On another note, my roommate has never married. She doesn't have any faith in the idea of marriage or a committed relationship.


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RE: Will by boys grow up to be disaffectionate husbands?

"Without being explicitly told, she knew her entire growing up years that her mother stayed in a very unhappy situation "for the children." "

Stephanie, you hit a nail right square on the head with that statement. Children ALWAYS know when something is not right in a family, when there is unhappiness, when they are not being told the truth about a particular situation.


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RE: Will by boys grow up to be disaffectionate husbands?

Thank you everyone for being so kind and gentle with your words. The boys are early teen and a tween, and Njtea, thanks for the reminder that not only may they perhaps pick up undesireable traits from their dad, but from me also, because I suspect I've developed traits that I would use for coping with the situation, but they probably are not relationship positive traits that someone in a more equal and open marriage would use.

And Popi, your idea of developing more friends and outside interests is something I feel I've subconciously avoided. I view myself as someone 'hanging' around waiting for dh to make time for me, and getting angry about when that doesn't occur or doesn't occur frequently enough, like I'm allowing life to happen for me, instead of making it happen for me. I guess I am scared it would lead to more distance between us, but now looking at it, what we have had so far hasn't been too great overall, I can't be doing the same thing over and over if I don't like the results. If I want change in my family, then there has to be change in how I do things. Making myself happier would make me a happier mom for the kids, and a stronger person to either move forward on my own with them and dh, or without dh.

There will be an outcome to all this, both (staying or leaving) will have an effect on the kids, but I guess our hurdles and events that happen to us are what make us the persons we become? I think I've been viewing this as it would be 100% my blame for hurting the kids, and I have to remember that I am only 1/2 of this relationship, so I should cut my guilt by 1/2, right?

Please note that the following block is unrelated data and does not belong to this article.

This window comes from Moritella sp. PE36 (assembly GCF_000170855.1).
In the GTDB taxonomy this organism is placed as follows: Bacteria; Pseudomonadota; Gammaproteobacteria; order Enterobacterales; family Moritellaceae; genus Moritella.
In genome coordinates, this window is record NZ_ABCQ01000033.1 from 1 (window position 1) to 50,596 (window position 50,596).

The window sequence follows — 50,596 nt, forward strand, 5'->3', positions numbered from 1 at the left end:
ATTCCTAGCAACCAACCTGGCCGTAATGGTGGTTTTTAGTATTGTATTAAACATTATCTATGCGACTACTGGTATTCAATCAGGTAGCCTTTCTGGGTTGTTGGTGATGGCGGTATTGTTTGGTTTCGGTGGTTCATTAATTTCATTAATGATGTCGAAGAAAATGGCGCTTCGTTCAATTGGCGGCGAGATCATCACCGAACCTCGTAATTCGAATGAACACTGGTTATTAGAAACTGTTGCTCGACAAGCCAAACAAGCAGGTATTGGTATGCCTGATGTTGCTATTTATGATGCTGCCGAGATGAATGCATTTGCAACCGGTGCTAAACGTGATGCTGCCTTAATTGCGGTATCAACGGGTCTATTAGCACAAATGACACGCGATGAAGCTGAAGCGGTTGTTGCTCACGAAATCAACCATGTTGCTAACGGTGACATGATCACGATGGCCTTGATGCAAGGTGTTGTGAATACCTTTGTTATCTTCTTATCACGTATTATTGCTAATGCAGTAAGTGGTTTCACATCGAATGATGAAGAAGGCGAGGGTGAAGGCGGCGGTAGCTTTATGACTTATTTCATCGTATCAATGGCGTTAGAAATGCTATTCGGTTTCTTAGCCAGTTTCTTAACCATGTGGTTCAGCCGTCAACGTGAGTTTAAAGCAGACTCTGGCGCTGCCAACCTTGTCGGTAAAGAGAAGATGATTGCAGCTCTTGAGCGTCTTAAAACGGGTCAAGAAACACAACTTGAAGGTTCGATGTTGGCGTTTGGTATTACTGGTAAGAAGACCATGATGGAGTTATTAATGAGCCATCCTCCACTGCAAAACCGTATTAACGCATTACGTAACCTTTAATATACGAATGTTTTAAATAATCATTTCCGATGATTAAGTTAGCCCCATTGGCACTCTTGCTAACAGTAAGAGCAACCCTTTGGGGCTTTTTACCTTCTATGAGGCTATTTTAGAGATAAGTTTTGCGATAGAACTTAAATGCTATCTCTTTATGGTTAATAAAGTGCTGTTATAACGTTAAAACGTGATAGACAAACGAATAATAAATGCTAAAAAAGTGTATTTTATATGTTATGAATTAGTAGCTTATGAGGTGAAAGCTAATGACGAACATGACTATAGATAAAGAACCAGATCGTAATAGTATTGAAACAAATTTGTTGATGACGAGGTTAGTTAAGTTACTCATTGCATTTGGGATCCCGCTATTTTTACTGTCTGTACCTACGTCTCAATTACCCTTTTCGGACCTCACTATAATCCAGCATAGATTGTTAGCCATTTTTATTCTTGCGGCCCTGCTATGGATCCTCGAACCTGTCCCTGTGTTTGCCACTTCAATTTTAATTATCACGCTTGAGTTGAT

When I posed this question (which I'd mispelled, sorry I was tired) I think deep down I already knew what the answer was for me (that it's not good and I want better, with or without dh) but I so appreciate your words, and helping me to see other perspectives and considerations in this. Some days I feel like the fight is over and I've lost, other days I think hey, I'm still breathing, and I ain't quittin' till I can get what I want. Thanks again everyone, hugs to you all.


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RE: Will by boys grow up to be disaffectionate husbands?

As you examine your life, and think about how this will affect you and your children, spend the time and read the step parent forum from beginning to end. Understand that the decisions you make now, will affect you and your children for years to come. Thirty and forty year old adult children, are still having serious issues with their parent and his new wife.
Understand that if you divorce, that your children will have visitation without you around, but perhaps your husband may have a girlfriend or new wife around, whose influence you may, or may not like. She may have new children with your husband, and resent your kids being there. You are about to go through those "teen" years, that can test any parent beyond what they ever imagined. Do you want to go through this with their father by your side, or on your own, with an angry ex-husband, who may be unwilling to help you if the road gets really rocky?


As I read the step parent forum, and listen to the new step mothers, or girl friends about the bio-moms, things can get pretty ugly. Some of these bio moms were the ones who wanted out, only to find the grass was not greener on the other side. As you read the posts, you will begin to understand the basic struggle between two women, who have a role in the lives of your children. If you read the forum, you will hear most of these new step mothers talk about how horrible the bio moms are. Were the bio moms always horrible, or does the situation of two women trying to parent bring out the worst in both women?